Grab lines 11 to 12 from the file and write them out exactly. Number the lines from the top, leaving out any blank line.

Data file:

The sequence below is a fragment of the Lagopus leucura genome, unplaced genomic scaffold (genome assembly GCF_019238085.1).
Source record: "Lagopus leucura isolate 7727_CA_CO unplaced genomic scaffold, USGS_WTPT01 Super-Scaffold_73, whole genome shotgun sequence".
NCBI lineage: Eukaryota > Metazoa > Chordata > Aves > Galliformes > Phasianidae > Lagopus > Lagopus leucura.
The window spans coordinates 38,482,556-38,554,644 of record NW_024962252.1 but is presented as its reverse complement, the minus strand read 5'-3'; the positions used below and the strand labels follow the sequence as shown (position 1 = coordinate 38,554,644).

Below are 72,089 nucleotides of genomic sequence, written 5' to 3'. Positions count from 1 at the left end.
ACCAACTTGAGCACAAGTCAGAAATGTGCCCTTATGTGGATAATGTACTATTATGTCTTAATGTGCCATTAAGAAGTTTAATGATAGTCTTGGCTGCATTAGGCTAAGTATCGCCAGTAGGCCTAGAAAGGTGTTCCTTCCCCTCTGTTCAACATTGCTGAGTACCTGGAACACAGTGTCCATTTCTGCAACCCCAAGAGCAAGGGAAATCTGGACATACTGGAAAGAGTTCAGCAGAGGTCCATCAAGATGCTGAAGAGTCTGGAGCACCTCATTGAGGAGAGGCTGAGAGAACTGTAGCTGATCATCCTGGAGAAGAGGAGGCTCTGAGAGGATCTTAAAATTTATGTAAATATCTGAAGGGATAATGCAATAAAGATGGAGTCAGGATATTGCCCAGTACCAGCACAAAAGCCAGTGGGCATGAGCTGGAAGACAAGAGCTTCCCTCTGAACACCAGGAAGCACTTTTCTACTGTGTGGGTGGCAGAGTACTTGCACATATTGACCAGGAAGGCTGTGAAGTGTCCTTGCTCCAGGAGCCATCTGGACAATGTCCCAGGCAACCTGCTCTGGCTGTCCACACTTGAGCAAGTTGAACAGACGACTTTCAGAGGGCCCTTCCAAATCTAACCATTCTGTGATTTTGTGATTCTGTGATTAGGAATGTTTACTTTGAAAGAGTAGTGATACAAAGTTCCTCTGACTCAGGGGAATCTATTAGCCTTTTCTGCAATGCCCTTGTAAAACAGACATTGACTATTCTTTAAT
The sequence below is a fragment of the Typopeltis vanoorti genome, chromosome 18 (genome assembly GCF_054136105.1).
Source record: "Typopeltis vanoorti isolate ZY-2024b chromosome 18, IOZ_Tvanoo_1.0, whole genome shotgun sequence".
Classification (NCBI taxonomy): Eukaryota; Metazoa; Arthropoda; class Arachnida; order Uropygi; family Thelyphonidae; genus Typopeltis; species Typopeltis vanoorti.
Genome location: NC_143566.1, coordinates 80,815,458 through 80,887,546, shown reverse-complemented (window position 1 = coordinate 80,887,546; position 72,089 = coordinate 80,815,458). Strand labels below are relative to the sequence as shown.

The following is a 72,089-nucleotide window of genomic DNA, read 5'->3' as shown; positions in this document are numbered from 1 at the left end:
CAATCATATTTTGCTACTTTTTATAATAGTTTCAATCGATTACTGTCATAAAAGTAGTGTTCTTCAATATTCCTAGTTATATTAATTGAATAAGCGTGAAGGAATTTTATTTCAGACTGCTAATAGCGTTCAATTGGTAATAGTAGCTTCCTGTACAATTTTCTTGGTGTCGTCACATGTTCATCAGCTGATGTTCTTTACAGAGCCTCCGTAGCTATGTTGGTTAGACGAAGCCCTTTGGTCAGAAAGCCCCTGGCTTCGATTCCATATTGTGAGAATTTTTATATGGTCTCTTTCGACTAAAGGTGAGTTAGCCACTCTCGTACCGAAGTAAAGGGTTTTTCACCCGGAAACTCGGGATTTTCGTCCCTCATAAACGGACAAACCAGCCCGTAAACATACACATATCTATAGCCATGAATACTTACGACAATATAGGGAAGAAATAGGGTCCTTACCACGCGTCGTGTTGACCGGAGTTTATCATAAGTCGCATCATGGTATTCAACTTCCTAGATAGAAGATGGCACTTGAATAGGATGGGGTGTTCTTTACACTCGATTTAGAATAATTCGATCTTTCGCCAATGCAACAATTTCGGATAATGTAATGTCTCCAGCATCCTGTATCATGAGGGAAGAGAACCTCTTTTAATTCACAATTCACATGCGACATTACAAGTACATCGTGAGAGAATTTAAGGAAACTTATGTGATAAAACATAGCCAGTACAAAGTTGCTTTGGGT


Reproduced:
The following is a 72,089-nucleotide window of genomic DNA, read 5'->3' as shown; positions in this document are numbered from 1 at the left end:
CAATCATATTTTGCTACTTTTTATAATAGTTTCAATCGATTACTGTCATAAAAGTAGTGTTCTTCAATATTCCTAGTTATATTAATTGAATAAGCGTGAAGGAATTTTATTTCAGACTGCTAATAGCGTTCAATTGGTAATAGTAGCTTCCTGTACAATTTTCTTGGTGTCGTCACATGTTCATCAGCTGATGTTCTTTACAGAGCCTCCGTAGCTATGTTGGTTAGACGAAGCCCTTTGGTCAGAAAGCCCCTGGCTTCGATTCCATATTGTGAGAATTTTTATATGGTCTCTTTCGACTAAAGGTGAGTTAGCCACTCTCGTACCGAAGTAAAGGGTTTTTCACCCGGAAACTCGGGATTTTCGTCCCTCATAAACGGACAAACCAGCCCGTAAACATACACATATCTATAGCCATGAATACTTACGACAATATAGGGAAGAAATAGGGTCCTTACCACGCGTCGTGTTGACCGGAGTTTATCATAAGTCGCATCATGGTATTCAACTTCCTAGATAGAAGATGGCACTTGAATAGGATGGGGTGTTCTTTACACTCGATTTAGAATAATTCGATCTTTCGCCAATGCAACAATTTCGGATAATGTAATGTCTCCAGCATCCTGTATCATGAGGGAAGAGAACCTCTTTTAATTCACAATTCACATGCGACATTACAAGTACATCGTGAGAGAATTTAAGGAAACTTATGTGATAAAACATAGCCAGTACAAAGTTGCTTTGGGT